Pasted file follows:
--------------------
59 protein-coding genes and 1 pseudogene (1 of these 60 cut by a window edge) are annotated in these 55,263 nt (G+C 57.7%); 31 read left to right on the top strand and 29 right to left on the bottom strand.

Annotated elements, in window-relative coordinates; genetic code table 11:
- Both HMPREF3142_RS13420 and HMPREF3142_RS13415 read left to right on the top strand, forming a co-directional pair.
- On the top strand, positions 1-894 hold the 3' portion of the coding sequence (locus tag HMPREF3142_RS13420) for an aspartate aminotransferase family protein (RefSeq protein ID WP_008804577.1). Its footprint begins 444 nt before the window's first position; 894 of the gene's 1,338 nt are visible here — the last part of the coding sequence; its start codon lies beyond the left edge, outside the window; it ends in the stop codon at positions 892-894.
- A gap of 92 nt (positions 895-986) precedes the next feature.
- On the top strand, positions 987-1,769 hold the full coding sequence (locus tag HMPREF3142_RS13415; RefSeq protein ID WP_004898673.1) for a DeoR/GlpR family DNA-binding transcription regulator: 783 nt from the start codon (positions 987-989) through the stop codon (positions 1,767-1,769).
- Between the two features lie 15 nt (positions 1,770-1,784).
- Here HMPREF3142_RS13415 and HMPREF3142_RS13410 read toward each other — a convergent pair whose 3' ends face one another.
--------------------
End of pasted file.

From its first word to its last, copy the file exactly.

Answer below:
59 protein-coding genes and 1 pseudogene (1 of these 60 cut by a window edge) are annotated in these 55,263 nt (G+C 57.7%); 31 read left to right on the top strand and 29 right to left on the bottom strand.

Annotated elements, in window-relative coordinates; genetic code table 11:
- Both HMPREF3142_RS13420 and HMPREF3142_RS13415 read left to right on the top strand, forming a co-directional pair.
- On the top strand, positions 1-894 hold the 3' portion of the coding sequence (locus tag HMPREF3142_RS13420) for an aspartate aminotransferase family protein (RefSeq protein ID WP_008804577.1). Its footprint begins 444 nt before the window's first position; 894 of the gene's 1,338 nt are visible here — the last part of the coding sequence; its start codon lies beyond the left edge, outside the window; it ends in the stop codon at positions 892-894.
- A gap of 92 nt (positions 895-986) precedes the next feature.
- On the top strand, positions 987-1,769 hold the full coding sequence (locus tag HMPREF3142_RS13415; RefSeq protein ID WP_004898673.1) for a DeoR/GlpR family DNA-binding transcription regulator: 783 nt from the start codon (positions 987-989) through the stop codon (positions 1,767-1,769).
- Between the two features lie 15 nt (positions 1,770-1,784).
- Here HMPREF3142_RS13415 and HMPREF3142_RS13410 read toward each other — a convergent pair whose 3' ends face one another.